THERE are many reasons the much awaited 2023 harmonised elections are a foregone conclusion but one which stands tall is that ZANU PF owes its victory in those polls to its organisational capacity as well as mobilisation prowess.

While the opposition, in its numerous fragments, is busy throwing brickbats against the country, endorsing illegal economic sanctions and faking abductions, among other perfidious activities, ZANU PF is busy on the ground, strengthening its structures and mobilising its supporters in their numbers.

The opposition’s ‘strategy’ revolves on colluding with their Western handlers to label Zimbabwe a ‘failed’ State.

They thrive on bringing, to the doorstep of the masses, poverty, hunger and strife in order to go to the State House.

Their recklessness knows no bounds.

They open old wounds which may never heal, shamelessly telling the world that Ian Douglas Smith did well for this country, all to drive home what they believe is a ‘point’ that Zimbabwe has become a ‘failed’ State.

We do not need to remind this supposedly ‘lost’ generation of the heinous genocides committed by their Smith at Nyadzonia, Chimoio and several other places in and around the country.

We do not need to remind them that their beloved ‘hero’ Smith ran an economy that catered for less than 300 000 whites against a black population of more than five million.

We do not need to be reminded of the unfair distribution of land and natural resources.

For all their pretences, the inescapable reality is that they are not at all lost.

They know what they are doing.

They are, in fact, taking instructions from their white handlers, drawing silly comparisons under the lie that they are in the majority because they are ‘enlightened’ youths.

This recklessness, which has been allowed to thrive through benevolence of the Second Republic, is becoming increasingly irritating and thus provocative.

It has to be culled. 

But because ZANU PF is no pushover, next year will give them a timely reminder that Zimbabwe is not about to be surrendered into the hands of our erstwhile colonisers.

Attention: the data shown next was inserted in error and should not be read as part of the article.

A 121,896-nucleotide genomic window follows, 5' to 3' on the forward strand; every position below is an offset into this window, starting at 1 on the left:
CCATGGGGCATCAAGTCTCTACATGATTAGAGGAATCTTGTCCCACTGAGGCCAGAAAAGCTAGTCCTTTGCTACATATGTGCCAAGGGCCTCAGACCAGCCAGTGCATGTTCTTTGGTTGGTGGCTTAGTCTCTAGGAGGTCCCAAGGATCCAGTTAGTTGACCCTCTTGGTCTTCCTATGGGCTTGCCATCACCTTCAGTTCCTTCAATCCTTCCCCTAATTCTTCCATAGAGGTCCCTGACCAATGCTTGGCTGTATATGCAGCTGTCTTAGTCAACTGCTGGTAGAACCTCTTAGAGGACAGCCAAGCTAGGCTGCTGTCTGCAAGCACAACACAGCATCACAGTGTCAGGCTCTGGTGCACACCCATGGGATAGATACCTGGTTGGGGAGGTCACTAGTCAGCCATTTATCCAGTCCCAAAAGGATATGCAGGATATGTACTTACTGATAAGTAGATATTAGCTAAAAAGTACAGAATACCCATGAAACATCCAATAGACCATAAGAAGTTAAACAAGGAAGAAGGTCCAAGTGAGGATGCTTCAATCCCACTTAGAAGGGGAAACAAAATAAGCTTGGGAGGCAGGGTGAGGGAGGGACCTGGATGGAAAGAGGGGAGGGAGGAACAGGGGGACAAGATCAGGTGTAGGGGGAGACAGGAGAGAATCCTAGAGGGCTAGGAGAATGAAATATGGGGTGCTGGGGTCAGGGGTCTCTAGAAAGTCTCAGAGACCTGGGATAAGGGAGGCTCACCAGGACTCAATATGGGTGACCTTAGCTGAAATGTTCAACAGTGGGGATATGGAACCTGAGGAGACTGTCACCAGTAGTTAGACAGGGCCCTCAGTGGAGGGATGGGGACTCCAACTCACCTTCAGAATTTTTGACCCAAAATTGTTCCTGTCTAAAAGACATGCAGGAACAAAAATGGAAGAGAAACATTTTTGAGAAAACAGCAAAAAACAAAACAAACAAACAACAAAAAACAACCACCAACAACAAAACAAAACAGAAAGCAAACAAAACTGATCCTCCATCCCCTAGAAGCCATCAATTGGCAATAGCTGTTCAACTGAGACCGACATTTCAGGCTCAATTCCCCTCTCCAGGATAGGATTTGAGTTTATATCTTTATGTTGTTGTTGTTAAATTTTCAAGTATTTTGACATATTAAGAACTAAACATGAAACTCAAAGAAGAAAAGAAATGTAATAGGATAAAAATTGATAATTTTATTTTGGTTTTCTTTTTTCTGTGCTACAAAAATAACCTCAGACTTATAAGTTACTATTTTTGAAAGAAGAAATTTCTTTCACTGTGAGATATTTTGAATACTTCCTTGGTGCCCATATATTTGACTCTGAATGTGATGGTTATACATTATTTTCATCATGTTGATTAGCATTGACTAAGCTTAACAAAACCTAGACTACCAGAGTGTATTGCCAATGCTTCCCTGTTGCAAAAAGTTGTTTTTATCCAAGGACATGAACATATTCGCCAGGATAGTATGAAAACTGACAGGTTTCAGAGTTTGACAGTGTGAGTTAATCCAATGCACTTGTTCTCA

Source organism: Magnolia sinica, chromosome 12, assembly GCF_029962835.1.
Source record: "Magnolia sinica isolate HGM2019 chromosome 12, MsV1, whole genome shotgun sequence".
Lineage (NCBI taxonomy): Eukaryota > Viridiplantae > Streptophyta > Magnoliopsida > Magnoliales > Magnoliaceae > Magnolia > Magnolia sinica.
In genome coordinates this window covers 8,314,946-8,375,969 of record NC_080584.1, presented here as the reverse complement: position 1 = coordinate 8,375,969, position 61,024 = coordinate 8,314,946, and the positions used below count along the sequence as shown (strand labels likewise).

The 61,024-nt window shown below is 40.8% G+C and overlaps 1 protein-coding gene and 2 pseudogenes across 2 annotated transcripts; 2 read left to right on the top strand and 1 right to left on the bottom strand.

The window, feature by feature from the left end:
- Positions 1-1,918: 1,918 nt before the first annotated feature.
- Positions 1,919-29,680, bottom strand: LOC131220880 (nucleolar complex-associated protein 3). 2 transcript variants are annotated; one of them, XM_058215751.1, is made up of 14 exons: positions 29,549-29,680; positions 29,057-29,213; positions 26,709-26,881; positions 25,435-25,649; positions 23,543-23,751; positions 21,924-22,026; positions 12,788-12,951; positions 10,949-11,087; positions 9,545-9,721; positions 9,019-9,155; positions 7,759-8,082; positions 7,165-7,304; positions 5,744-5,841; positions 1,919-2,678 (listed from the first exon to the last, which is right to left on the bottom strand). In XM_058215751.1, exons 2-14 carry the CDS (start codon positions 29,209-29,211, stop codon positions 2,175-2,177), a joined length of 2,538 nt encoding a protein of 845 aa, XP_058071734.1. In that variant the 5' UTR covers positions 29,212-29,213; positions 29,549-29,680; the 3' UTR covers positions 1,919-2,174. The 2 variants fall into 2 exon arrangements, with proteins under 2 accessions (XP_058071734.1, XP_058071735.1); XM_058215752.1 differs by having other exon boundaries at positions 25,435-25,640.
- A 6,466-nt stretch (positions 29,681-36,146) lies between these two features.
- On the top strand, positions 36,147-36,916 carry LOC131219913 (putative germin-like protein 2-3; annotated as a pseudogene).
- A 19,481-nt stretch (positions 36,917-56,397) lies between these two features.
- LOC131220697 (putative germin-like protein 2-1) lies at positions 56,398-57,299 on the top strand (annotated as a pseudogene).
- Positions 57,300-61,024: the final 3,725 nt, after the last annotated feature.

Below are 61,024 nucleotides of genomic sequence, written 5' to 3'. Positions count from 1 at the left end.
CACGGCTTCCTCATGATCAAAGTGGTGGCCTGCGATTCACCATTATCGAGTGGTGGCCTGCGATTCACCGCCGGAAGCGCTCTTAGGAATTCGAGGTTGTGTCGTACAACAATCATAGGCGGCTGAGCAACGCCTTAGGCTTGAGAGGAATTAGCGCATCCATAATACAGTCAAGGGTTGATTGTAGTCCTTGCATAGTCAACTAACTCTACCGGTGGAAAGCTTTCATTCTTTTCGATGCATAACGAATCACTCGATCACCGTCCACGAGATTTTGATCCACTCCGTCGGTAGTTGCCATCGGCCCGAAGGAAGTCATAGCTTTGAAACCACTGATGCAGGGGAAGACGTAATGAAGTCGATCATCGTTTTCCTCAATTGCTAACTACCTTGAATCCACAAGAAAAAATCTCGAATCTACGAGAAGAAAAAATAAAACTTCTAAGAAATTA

And we are certain that they now have in their hands a report of the study that was recently done by Afrobarometer, together with the Mass Public Opinion Institute (MPOI), which shows that at least 51 percent of Zimbabweans trust President Emmerson Mnangagwa to lead the country to dizzy heights.

Survey principal Stephen Ndoma said, at the unveiling of the study’s results in Bulawayo, he used a sample of 1 200 people with an error margin of +/-3 percentage points.

The survey was carried out from 2017 to 2022.

“The majority being those with primary or no formal education followed by 58 percent of those of no or low lived poverty and the least is those living in high poverty who constitute 40 percent said they trust the President,” Ndoma said.

Let no-one be surprised when the all too familiar but now nauseating ‘rigging’ claims are thrown around when the opposition is trounced next year.

The second aspect that comes to the fore is that ZANU PF is on the ground, mobilising and putting in place structures to ensure yet another resounding victory in next year’s polls.

On Saturday last week, the Party was on a nationwide campaign of strengthening its grassroots and mobilisation units.

President Mnangagwa and his family took part in a cell meeting at Dambudzo Cell 1 in Sherwood, Kwekwe.

Dambudzo Cell 1 has 59 members icluding the First Family.

A cell consists of 50 members and, as of February 2022, ZANU PF had 78 000 cells, translating to about 3, 9 million members.

The Party is targeting 5 million votes in next year’s polls.

Addressing party members, President Mnangagwa urged them to register to vote in order to defend the gains of the liberation struggle.

“The freedom we enjoy today was brought about by men and women who sacrificed to go to war. People would get maimed and injured but others would keep sacrificing,” said President Mnangagwa.

“For 15 years, we battled hard until we secured victory and our independence. For us to preserve our independence, after every five years we go for elections to get a mandate to rule from the people.

For us to do so, there is voting which takes place. Go and register to vote, the process is easy. War was the harder part and that is already behind us now.”

He went on:

“After every 10 years, our constituency boundaries are redrawn through delimitation, so the process is ongoing and the data being used is from voters who were registered by May 31 this year.

However, this does not mean registering to vote in 2023 has closed. They can still register to vote.

As we look beyond the 2023 harmonised elections, it is imperative for our officials to continue with the economic transformation trajectory that the new dispensation has embarked on.

Let us also not pay attention to the nonsensical sideshows by the fragmented opposition whose agenda is to destabilise the country.

Let those with ears listen.


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